WASHINGTON, (Reuters) - U.S. consumer prices recorded their biggest increase in six months in October on rising gasoline costs and rents, suggesting a pickup in inflation that
potentially clears the way for the Federal Reserve to raise interest rates in December.
The Labor Department said on Thursday its Consumer Price Index increased 0.4 percent last month after rising 0.3 percent in September. In the 12 months through October, the CPI advanced 1.6 percent, the biggest year-on-year increase since October 2014. The CPI increased 1.5 percent in the year to September.
Last month’s increase in both the monthly and year-on-year CPI was in line with economists’ expectations.
Underlying inflation, however, remained moderate. The so-called core CPI, which strips out food and energy costs, climbed 0.1 percent last month after a similar gain in September. That slowed the year-on-year increase in the core CPI to 2.1 percent from a 2.2 percent rise in September.
The Fed has a 2 percent inflation target and tracks an inflation measure which is currently at 1.7 percent.
The firming inflation backdrop and labor market that is approaching full employment are likely to encourage the U.S. central bank to raise borrowing costs at its Dec. 13-14 policy meeting.
The Fed this month left interest rates unchanged but said its monetary policy-setting committee “judges that the case for an increase in the federal funds rate has continued to strengthen.” It bank lifted its benchmark overnight interest rate last December for the first time in nearly a decade.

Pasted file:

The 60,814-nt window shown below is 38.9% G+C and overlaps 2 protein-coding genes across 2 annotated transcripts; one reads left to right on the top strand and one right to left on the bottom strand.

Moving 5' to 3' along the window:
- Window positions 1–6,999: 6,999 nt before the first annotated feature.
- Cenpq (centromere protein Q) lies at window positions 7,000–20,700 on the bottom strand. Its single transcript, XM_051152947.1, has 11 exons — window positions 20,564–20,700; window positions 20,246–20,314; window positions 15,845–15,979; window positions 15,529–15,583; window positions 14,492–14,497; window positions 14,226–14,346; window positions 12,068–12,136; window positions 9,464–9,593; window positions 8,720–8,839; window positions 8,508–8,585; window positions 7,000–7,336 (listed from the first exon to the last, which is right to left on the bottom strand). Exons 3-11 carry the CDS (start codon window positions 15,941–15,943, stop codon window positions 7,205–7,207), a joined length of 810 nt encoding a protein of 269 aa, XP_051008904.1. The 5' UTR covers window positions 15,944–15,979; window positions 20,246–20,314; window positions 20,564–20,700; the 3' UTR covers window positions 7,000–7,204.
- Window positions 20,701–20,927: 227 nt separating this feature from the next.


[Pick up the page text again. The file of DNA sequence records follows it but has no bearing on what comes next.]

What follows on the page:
Inflation could push higher in the coming years if president-elect Donald Trump’s proposal to boost infrastructure and defense spending is implemented. The fiscal stimulus, against the backdrop of full employment, would entail a much faster pace of interest rate hikes than currently anticipated.
Last month, gasoline prices jumped 7.0 percent after rising 5.8 percent in September. Gasoline accounted for more than half of the increase in the CPI last month.
Food prices were unchanged for a fourth straight month. Food consumed at home declined for a sixth straight month.
Within the core CPI basket, housing continued its upward march in October. Rents increased 0.4 percent last month and owners’ equivalent rent of primary residence rose 0.3 percent after gaining 0.4 percent in September.
Medical care costs were unchanged for a second month as a rise in hospital services was offset by a decline in the cost of doctor visits. Prices for prescription medicine rose 0.2 percent, slowing from September’s 0.8 percent gain. There were increases in the prices of a range of other goods last month,
including new motor vehicles and apparel.
Reporting By Lucia Mutikani; Editing by Andrea Ricci